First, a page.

The perennial worry of migrant-producing states has always been that their emigrating populations have left for good -- taking their skills, labor and, crucially, income (taxable or otherwise) with them. In recent times, the buoyant volume of remittances from emigrants to many African states has blunted that perception somewhat, and now an even, more lucrative means of tapping into the wealth of diasporas is on the radar of African governments -- one that involves playing on the same feelings that encourage members of a diaspora to continue supporting their "home" teams during sporting events and celebrate national holidays in another land.
They're called diaspora bonds and the idea behind them is quite simple. Essentially, these are sales of government debt on which investors can earn interest, and which are sold at a premium to diaspora investors, to take advantage of a presumed patriotic bond, very often for interest that would not be considered competitive on the international market, but which patriotic investors are able to accept.
Where remittances are often sent in response to family and community needs, diaspora bonds are a direct investment in the economy at the national level. Even though they are being explored for the first time by African governments, the idea of issuing diaspora bonds is not new. India and Israel pioneered the concept, and have used it to varying degrees of success to tap into overseas populations whose origins lie in their countries. Israel began issuing diaspora bonds in the 1950s to finance the general development of the state. India, meanwhile, has used diaspora bonds specifically to address issues of access to cash for the country. Where other lenders have been reluctant to lend to the country, investors of Indian origin have been enticed to buy into its development.
In both cases, diaspora bonds have proved a valuable additional source of financing for their economies; for those guiding the economies of some of Africa's biggest countries, diaspora bonds are an exciting new source of financial leverage. In the last year, three of Africa's largest countries -- Ethiopia, Kenya and Nigeria -- have outlined plans to issue them. Nigeria's minister of finance has even co-authored an article with Dilip Ratha, the World Bank expert on the subject.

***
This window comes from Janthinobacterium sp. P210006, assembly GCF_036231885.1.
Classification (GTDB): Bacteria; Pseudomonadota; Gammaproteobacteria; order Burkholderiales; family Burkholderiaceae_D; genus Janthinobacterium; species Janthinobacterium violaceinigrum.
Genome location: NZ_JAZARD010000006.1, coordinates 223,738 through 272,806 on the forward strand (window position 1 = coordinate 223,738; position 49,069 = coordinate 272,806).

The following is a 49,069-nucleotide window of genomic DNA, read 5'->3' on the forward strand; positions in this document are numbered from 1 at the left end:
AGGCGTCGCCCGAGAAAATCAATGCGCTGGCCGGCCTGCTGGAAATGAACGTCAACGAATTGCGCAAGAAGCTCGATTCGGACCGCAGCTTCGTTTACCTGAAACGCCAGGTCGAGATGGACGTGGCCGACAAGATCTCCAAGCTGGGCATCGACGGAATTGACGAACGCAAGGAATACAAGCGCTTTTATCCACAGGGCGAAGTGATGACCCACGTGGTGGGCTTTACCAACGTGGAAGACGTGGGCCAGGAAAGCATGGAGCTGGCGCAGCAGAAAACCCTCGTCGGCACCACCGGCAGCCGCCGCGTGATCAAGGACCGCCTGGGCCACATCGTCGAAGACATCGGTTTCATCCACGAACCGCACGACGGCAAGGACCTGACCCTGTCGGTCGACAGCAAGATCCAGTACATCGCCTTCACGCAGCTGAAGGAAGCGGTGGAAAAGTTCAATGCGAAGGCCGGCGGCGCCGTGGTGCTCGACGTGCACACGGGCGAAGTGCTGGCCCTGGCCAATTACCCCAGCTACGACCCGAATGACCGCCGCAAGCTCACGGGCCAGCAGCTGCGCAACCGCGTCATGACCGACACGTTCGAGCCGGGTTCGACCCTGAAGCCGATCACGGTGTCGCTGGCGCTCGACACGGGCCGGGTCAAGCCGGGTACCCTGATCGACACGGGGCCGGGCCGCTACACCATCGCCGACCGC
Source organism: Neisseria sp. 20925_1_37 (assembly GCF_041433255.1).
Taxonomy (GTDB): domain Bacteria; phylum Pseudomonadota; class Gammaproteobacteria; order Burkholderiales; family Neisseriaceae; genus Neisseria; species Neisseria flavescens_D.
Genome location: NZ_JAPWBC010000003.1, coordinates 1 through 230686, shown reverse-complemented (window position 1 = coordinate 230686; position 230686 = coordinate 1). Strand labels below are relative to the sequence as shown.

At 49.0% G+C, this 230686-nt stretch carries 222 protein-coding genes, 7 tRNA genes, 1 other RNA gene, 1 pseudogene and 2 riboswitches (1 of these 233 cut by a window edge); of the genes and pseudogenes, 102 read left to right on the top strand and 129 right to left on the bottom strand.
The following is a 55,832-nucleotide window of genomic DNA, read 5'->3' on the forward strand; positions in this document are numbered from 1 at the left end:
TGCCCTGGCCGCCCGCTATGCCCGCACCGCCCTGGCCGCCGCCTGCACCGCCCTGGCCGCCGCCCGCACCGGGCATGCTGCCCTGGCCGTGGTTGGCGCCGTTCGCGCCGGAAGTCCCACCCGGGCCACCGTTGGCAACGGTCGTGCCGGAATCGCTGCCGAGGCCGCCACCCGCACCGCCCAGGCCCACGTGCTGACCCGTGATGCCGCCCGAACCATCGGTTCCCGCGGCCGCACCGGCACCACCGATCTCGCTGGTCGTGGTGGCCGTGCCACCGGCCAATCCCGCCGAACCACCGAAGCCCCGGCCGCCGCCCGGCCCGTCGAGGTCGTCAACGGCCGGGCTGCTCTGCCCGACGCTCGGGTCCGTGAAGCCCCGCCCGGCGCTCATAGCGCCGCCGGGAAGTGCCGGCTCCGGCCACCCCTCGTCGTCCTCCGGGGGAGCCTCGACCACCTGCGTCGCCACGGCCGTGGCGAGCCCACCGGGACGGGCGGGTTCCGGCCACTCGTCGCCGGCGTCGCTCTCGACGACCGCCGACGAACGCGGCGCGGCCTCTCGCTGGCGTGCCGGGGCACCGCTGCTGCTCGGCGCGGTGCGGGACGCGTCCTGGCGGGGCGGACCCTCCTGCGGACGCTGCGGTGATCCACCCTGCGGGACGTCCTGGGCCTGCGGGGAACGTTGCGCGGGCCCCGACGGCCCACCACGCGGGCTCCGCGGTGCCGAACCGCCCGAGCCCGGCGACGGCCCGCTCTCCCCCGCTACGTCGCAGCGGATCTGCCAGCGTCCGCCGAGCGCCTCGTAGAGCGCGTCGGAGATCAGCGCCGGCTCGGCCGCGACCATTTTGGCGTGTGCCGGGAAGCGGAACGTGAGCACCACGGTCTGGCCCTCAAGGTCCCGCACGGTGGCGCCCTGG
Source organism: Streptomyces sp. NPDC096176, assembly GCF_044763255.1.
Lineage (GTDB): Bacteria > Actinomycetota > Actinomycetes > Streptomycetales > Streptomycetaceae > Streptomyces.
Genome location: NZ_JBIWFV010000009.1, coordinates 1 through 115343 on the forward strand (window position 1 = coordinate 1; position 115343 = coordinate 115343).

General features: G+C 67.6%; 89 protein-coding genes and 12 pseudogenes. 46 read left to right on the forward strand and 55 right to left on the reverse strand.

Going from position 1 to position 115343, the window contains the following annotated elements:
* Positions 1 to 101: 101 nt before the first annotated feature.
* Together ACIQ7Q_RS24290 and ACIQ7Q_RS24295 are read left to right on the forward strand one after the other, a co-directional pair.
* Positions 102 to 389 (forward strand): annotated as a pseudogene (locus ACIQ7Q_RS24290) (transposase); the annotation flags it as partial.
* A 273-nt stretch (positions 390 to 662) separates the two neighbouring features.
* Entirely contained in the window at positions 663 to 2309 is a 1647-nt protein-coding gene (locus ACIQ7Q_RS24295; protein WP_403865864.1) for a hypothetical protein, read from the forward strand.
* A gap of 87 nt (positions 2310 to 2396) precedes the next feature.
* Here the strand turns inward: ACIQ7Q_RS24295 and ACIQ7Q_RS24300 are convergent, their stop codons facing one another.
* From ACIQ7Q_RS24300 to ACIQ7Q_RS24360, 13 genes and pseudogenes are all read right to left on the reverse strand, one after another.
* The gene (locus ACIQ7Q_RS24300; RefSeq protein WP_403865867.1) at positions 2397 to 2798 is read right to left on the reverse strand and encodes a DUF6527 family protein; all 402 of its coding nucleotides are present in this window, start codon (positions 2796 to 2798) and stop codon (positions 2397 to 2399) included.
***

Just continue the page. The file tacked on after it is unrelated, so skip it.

The estimated $400 billion in savings of Diaspora Africans is clearly an attractive pool of serviceable investment for African governments, and diaspora bonds offer a way to get hold of it. The attraction for governments is plain enough, but is the temptation worth the risk for their citizens in the diaspora? Like all investors, Diaspora Africans are essentially asked to take a bet on the future prosperity and stability of their countries of origin that those in the international market might not make for a variety of reasons -- the low returns compared to risk as well as the general risk of political instability. So far, citizens of African countries that have launched diaspora bonds have overwhelmingly voted "no" with their pockets.
Ethiopia launched a diaspora bond, the Millennium Diaspora Bond in 2009, to finance the building of a power dam; however, take-up of the bonds was low. Ethiopia has launched a second bond, The Grand Renaissance Dam Bond, also aimed at raising capital for the financing of a power dam, which it hopes will be more successful. The new bond is aimed at dispelling the fears that hampered its original bond issue through new features, such as the payment of interest every six months.
In Kenya, the government is hoping that the fact that the money realised from its bonds will be tied to particular development projects will ensure a good uptake of the scheme. Nigeria has also indicated that its bonds will be tied to specific infrastructure and development projects; for many a diasporan, restless to make an impact beyond sending the occasion remittance home, investing through the purchase of bonds maybe a viable option. The long-term of maturity of the bonds, in most instances over five to 10 years, offer the satisfaction of participating in an infrastructure project for a significant part of its development. The Ethiopian Grand Renaissance Bond is available in as low a denomination as $50, to encourage take-up. The minimum purchase for the original bond was $500.
Yet despite these measures the underlying concerns with diaspora bonds remain, at root, a distrust of the governments issuing them. In Ethiopia, for example, the reticence of many in the diaspora to finance the authoritarianism of the incumbent government may explain some of the hesitancy in taking up the bonds. It's clear that diaspora bonds are here to stay, yet the questions remain: Are Diaspora Africans willing to dip their hands into their pockets and purchase bonds on trusts from the governments of our home countries? It would require a shift in attitude from remitting cash, which is relatively easily monitored and for which communities of trust and accountability exist, to actively partnering with "home" governments in investing in their countries. Can Diaspora Africans truly believe their home governments when they say your word is my bond?
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